The recent decision of Michela v. St. Thomas of Villanova
Catholic School (Michela) by the Ontario Court of
Appeal clarified that an employer's financial circumstances are
not a relevant consideration in determining the period of
reasonable notice to which a wrongfully dismissed employee is
This was a wrongful dismissal action brought by three (3)
teachers previously employed by St. Thomas of Villanova Catholic
School (the School) for periods ranging from eight (8) to twelve
(12) years. Each was notified of their termination at the end of
the school year in June. Each sought a reasonable notice period of
12 months. The Court of Appeal decision reversed a summary judgment
in which the motion judge limited the reasonable notice period to
six (6) months due in large part to the financial circumstances of
On a motion for summary judgment, the motion judge focused
primarily on the effect of a lengthy notice period on the employer,
finding that the school would be unable to reduce its financial
deficit if a twelve (12) month notice period was determined to be
reasonable. In addition, the motion judge reasoned that a period of
six (6) months would end at the Christmas season, a point at which
the motion judge presumed that teaching positions may become
available. From the motion judge's perspective, this supposed
availability of alternative positions further supported the reduced
reasonable notice period. The teachers appealed the decision, and
each sought a reasonable notice period of twelve (12) months.
In finding in favour of the teachers, the Court of Appeal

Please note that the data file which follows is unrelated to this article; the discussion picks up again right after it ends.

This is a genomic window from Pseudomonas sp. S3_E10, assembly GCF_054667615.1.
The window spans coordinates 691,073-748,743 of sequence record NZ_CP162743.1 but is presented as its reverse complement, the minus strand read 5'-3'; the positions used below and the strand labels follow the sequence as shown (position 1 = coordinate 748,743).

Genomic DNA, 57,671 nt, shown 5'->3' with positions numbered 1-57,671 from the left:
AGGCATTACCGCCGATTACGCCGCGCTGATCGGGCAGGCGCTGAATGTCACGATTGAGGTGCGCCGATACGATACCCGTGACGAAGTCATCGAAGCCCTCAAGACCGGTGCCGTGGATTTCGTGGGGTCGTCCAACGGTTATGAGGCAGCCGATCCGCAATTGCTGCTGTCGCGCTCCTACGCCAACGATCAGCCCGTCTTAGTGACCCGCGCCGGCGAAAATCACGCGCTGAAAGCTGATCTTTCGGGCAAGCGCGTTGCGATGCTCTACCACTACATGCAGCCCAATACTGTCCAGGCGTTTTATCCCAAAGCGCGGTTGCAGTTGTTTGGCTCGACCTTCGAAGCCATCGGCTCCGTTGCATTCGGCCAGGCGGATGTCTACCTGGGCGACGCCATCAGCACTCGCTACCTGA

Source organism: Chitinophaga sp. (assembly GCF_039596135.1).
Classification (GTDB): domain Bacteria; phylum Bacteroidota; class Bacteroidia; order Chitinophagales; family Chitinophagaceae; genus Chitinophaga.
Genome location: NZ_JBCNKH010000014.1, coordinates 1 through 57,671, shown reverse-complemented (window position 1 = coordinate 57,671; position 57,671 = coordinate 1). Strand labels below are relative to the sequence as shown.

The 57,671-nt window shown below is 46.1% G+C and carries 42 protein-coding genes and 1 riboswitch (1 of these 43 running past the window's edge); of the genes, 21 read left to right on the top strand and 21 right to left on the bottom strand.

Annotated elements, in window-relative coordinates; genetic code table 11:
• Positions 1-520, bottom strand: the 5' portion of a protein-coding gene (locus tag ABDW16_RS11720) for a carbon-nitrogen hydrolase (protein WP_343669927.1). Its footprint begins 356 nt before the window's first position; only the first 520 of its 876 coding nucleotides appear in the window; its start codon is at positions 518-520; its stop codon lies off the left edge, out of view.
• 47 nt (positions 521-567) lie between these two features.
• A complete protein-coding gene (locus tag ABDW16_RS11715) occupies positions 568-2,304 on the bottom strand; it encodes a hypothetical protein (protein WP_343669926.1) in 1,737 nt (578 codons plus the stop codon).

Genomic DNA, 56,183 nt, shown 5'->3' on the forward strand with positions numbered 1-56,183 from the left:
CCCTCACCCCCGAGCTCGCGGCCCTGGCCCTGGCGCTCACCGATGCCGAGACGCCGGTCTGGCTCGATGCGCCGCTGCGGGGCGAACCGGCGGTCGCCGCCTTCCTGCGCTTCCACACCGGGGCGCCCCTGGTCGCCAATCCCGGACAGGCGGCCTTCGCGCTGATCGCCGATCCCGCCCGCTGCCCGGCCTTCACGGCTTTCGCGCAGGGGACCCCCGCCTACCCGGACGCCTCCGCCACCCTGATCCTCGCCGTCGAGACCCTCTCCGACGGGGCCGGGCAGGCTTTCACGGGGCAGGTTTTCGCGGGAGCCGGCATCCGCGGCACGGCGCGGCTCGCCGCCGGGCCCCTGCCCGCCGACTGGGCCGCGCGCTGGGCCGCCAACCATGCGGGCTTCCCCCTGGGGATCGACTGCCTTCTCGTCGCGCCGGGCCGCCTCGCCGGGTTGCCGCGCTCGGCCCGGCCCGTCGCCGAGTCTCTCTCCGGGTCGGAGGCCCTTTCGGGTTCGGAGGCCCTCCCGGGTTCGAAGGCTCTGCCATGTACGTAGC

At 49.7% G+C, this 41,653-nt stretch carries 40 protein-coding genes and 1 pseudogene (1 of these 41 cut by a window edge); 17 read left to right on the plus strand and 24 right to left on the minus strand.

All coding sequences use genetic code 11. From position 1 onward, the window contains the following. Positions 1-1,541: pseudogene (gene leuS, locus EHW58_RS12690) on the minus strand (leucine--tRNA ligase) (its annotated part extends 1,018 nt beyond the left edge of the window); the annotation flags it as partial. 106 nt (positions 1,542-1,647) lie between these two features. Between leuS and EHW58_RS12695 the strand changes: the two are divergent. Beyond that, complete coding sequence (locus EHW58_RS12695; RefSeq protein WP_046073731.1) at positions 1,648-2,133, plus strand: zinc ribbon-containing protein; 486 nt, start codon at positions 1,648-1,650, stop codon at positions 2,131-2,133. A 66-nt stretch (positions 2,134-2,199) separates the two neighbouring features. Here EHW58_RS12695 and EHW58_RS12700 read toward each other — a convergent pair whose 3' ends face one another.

confirmed the factors which are to be considered when calculating
notice periods such as character of employment, length of service,
age, and availability of similar employment (Bardal Factors)
– having regard to the employee's experience, training
The Court highlighted that the Bardal Factors focus on the
circumstances of the employee rather than those of the employer.
The Court of Appeal further noted that the motion judge had
incorrectly considered an employer's financial circumstances as
part of the "character of employment" in reasoning that a
private school could not provide the same security of employment as
a more established, better-funded institution. Instead, the Court
of Appeal clarified that the "character of employment"
factor speaks to the level of responsibility and expertise required
for the position, and may be of declining importance in comparison
to the other Bardal Factors.
The Court explained that while general economic conditions might
affect the availability of alternative employment, such external
factors should not unreasonably increase the notice period, nor
should they serve to decrease the notice required on account of the
employer's financial hardship.
With regard to the availability of alternative teaching
positions that might become available six (6) months from the date
of termination, the Court of Appeal found that the motion
judge's reasoning was purely speculative and did not support a
reduced notice period.
The Michela decision removes any uncertainty in respect
of the notion that an employer's obligation to provide
reasonable notice or pay in lieu thereof is lessened in times of
financial difficulty. The Court of Appeal for Ontario has now been
totally clear that financial hardship of an employer is not a
relevant consideration in determining the period of reasonable
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